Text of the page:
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Subject: Re: How secure is sudo?
From: Riley Hassell (rileySPEAKEASY.NET)
Date: Wed Aug 16 2000 - 23:09:18 CDT
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In my experience I have noticed many issues where sudo can be a security
Here are some hints to avoid exploitation of it.
1. Keep in mind that tools that are not suid are not nearly as secure.
Say you have a command (cmd) that looks up a user's record in a small
database of basic
Syntax: cmd john_doe
Unfortunately you need to allow your employess to access another more
user database to Delivery Information. This new database has read access
off for regular users.
SUDO is the solution!!!
You have (Bob) one of your underpaid,overworked developers write a quick
sec_db that does it all...
At this rate you might be twice as efficient as before.
if [ $# -ne 1 ]
echo "Syntax: secdb <username>"
sudo cmd --new-database secret_db $1
Unfortunately cmd doesn't check arguments strings very well.
2. There are many interesting coding errors in sudo.
sudo cmd `perl -e 'print "A"x7000'`
Sudo can be a extremely useful, but do yourself a favor and have a security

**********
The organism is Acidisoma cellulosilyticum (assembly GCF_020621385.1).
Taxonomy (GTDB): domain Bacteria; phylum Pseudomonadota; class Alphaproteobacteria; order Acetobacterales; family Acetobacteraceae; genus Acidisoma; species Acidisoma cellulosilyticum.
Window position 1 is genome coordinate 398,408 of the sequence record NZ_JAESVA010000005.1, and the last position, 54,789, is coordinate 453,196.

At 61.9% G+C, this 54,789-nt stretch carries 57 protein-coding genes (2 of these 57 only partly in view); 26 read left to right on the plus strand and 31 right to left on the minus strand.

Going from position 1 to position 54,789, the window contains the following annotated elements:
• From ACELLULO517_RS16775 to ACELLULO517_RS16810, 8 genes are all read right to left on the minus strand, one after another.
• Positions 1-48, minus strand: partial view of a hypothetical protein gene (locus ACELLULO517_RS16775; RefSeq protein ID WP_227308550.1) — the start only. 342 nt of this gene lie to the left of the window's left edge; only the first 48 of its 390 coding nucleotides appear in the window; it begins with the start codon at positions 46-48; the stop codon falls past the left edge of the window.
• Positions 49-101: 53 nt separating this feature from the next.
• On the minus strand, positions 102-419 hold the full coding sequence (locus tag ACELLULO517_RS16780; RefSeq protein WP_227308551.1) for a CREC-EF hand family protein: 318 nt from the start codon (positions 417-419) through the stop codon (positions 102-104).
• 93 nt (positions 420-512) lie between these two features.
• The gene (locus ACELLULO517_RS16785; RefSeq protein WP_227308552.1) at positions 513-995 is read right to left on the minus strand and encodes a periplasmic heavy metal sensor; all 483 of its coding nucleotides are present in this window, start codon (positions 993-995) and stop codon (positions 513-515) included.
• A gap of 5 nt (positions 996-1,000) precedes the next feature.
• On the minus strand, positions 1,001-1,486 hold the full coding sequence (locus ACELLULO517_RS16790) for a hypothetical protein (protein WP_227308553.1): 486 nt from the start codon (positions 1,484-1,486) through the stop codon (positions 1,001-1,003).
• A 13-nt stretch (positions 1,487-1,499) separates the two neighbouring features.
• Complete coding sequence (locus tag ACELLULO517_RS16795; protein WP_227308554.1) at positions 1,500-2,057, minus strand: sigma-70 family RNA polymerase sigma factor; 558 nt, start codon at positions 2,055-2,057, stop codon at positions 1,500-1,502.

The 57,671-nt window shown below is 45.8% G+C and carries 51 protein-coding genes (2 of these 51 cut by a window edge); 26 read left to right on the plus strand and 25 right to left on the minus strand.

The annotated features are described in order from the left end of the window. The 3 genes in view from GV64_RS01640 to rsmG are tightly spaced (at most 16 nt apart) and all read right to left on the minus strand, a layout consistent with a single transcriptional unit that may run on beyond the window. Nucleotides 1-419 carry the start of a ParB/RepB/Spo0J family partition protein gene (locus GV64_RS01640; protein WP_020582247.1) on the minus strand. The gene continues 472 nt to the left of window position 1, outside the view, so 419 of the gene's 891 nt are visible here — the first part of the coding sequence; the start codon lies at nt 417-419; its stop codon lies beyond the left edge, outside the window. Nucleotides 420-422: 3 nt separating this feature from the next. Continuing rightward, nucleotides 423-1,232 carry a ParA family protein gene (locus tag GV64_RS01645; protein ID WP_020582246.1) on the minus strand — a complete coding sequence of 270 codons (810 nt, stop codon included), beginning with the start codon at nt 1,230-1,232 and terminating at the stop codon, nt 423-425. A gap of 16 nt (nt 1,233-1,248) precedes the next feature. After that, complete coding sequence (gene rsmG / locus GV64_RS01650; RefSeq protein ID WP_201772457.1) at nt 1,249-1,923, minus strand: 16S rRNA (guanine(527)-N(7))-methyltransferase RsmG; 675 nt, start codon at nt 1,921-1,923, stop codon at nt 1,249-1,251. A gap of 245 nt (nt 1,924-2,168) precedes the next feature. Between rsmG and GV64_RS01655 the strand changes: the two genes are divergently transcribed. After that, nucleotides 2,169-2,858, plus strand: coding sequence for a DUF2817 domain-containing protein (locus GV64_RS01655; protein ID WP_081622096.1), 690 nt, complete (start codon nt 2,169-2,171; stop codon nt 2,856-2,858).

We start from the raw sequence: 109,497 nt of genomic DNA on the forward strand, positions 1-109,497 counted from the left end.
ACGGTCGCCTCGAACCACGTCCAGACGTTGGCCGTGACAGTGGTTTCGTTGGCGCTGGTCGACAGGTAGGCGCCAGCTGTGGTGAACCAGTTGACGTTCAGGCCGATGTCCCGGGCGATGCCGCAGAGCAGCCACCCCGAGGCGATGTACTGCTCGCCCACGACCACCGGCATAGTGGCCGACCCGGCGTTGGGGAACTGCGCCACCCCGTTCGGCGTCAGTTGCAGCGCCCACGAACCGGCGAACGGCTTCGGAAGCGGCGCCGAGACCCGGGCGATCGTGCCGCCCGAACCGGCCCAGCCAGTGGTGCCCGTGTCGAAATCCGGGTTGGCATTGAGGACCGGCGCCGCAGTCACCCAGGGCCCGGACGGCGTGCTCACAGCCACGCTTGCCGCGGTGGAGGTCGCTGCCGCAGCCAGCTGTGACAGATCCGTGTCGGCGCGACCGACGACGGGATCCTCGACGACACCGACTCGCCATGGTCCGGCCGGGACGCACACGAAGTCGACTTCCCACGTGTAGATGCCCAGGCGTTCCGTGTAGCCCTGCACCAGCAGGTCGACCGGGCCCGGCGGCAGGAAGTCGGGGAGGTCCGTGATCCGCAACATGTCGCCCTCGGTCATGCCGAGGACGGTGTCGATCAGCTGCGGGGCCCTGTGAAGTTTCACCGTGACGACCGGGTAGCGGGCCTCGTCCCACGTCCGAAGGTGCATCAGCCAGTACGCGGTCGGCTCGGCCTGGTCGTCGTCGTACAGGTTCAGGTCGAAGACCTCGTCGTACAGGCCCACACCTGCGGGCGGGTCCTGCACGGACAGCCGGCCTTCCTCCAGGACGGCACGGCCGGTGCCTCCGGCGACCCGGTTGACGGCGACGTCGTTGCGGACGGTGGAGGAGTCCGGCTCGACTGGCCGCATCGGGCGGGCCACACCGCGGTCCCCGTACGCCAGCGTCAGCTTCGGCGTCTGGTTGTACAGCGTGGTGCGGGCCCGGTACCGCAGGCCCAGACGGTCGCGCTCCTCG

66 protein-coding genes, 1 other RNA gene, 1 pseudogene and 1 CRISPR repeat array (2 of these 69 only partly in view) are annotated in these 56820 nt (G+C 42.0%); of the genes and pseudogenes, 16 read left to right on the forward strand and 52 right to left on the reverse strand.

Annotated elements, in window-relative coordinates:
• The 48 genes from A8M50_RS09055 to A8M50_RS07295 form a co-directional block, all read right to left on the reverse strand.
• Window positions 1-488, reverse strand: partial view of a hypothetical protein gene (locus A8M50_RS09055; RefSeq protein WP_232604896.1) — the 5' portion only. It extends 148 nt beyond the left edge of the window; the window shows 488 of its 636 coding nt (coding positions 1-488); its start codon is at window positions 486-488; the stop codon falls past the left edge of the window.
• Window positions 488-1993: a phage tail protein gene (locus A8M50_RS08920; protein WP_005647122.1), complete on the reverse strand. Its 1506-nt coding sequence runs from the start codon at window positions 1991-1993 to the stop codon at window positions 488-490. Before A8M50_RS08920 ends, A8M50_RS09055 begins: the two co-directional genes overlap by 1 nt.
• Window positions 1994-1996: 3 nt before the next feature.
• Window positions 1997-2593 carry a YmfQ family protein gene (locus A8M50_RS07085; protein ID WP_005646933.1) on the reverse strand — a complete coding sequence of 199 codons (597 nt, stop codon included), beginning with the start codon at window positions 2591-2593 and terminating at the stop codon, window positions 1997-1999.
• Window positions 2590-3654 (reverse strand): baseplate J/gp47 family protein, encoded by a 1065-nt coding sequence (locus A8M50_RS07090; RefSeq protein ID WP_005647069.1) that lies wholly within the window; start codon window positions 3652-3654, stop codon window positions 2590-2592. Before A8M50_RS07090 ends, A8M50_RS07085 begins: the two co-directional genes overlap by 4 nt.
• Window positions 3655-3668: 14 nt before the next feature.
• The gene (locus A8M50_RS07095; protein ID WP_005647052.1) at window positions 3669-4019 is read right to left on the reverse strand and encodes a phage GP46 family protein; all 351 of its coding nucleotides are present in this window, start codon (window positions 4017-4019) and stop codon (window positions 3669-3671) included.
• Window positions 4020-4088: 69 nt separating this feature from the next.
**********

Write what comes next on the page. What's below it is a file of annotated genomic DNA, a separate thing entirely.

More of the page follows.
competant programmer install it.
Harr, Jeff" wrote:
> Well, I can't answer your other questions, but "sudo vi" anything would
> be bad because once they get into vi, then can just go :sh, and get a
> rootshell. Now most of us know better than to do this, but I know
> someone who did it in a real-life production setting just recently
> -----Original Message-----
> From: John Muirhead-Gould [mailto:muirhejsYAHOO.COM]
> Sent: Monday, August 14, 2000 1:42 PM
> To: FOCUS-LINUXSECURITYFOCUS.COM
> Subject: How secure is sudo?
> I am running a Red Hat 6.2 box, and I am rather concerned
> about security. Unfortunately, the need has arisen for me
> to have an account without a password that executes a small
> script as root that updates some network stuff. I chose
> sudo for this task. My sudoers file has something like
> this in it:
> Cmnd_Alias NET = /home/netuser/network-stuff
> netuser ALL = NOPASSWD: NET
> The passwd file specifies 'sudo /home/netuser/network-
> stuff' as the shell.
> There is no opportunity for the user to provide any input
> to the script- it simply runs and exits. Is this the best
> way to do this? Something else that may clarify- the
> nature of the beast is so that it can't really be turned
> into a DOS with someone repeatedly running this thing.
> As far as I can tell, while this is running, shell access
> can't be gained.
> Another general question regarding sudo- what is the best
> way to allow users to edit other people's files- 'sudo vi',
> for example? I find this to pose a problem because
> couldn't the user 'sudo vi /etc/sudoers'? I'm assuming
> there is an easy way to prevent this, but am too lazy to
> hunt down how it is done.
> John Muirhead-Gould